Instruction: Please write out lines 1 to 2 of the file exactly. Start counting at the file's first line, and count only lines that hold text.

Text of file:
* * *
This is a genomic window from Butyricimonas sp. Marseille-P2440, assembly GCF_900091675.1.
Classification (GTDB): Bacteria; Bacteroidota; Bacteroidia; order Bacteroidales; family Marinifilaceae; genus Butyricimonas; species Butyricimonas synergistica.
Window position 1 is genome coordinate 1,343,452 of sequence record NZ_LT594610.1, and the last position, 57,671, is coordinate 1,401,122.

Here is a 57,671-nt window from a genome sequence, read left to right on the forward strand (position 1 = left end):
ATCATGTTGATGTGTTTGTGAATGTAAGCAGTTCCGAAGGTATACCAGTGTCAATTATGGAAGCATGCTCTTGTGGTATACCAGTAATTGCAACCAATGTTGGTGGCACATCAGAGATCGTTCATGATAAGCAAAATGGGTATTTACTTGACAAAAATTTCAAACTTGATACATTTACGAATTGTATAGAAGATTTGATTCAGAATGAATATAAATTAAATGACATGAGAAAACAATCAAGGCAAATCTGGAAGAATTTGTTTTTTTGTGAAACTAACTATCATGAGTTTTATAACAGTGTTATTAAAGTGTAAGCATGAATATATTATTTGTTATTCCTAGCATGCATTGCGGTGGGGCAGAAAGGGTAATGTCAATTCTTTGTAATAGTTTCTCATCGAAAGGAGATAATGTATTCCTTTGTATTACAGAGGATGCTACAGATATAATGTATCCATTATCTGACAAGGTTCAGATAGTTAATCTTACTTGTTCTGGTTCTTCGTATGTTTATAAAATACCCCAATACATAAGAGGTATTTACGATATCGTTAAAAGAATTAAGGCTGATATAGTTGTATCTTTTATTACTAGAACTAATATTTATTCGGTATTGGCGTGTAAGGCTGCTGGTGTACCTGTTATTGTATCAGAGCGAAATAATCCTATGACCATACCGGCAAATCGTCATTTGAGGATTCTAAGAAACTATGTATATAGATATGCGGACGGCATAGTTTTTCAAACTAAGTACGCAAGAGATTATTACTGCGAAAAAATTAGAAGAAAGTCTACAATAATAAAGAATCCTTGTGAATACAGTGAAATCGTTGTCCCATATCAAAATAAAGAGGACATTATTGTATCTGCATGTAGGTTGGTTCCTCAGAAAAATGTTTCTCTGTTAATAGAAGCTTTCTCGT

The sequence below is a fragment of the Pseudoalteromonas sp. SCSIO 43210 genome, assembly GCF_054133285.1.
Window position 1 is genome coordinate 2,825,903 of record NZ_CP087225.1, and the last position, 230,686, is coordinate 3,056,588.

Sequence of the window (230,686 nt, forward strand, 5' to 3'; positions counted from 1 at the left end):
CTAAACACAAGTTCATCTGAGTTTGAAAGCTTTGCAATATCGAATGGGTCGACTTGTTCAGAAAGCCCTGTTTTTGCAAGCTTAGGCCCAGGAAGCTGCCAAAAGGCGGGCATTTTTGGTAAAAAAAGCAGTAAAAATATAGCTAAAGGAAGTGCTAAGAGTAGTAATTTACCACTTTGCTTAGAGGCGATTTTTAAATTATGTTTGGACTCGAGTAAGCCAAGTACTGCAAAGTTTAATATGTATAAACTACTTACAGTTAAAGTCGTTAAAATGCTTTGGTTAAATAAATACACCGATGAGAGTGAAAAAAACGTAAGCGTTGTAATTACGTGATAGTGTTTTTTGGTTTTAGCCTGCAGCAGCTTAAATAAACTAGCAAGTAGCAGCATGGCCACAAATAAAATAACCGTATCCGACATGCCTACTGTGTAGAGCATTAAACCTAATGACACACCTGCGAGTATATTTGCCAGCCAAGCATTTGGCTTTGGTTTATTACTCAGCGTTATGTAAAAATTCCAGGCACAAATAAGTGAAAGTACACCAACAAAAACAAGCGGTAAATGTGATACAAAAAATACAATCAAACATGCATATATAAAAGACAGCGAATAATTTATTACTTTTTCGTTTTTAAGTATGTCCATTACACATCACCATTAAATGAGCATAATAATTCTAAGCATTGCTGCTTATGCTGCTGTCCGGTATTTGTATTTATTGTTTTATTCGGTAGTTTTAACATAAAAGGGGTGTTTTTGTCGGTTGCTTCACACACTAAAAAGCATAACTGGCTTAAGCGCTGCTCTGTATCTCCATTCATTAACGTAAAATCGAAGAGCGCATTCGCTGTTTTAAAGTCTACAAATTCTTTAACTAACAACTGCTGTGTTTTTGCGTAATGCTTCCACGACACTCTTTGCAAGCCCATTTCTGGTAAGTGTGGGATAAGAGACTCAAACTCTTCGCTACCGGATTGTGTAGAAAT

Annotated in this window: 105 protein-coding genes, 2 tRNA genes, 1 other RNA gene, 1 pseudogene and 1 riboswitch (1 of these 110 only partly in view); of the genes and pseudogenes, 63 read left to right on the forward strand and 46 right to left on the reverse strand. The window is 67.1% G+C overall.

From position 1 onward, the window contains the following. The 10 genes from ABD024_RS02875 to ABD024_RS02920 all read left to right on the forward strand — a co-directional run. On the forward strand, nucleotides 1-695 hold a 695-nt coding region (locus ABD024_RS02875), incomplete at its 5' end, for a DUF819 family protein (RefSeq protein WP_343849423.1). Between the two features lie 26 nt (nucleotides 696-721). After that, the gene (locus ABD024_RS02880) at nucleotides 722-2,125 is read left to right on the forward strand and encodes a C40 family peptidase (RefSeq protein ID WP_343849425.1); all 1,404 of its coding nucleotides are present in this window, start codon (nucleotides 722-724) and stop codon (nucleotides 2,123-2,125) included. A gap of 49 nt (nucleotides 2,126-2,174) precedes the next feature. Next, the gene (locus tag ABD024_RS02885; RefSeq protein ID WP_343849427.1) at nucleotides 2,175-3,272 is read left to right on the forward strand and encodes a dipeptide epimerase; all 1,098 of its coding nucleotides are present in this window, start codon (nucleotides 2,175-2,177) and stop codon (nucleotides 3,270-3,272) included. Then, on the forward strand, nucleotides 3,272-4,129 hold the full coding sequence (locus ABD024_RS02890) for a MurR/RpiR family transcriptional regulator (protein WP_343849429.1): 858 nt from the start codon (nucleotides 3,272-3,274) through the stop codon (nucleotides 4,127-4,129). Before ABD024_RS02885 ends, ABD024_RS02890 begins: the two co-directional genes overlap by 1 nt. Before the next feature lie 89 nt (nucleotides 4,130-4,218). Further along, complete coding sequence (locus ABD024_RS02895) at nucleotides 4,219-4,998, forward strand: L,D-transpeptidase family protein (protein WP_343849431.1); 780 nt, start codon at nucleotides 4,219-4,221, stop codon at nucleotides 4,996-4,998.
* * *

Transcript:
This is a genomic window from Butyricimonas sp. Marseille-P2440, assembly GCF_900091675.1.
Classification (GTDB): Bacteria; Bacteroidota; Bacteroidia; order Bacteroidales; family Marinifilaceae; genus Butyricimonas; species Butyricimonas synergistica.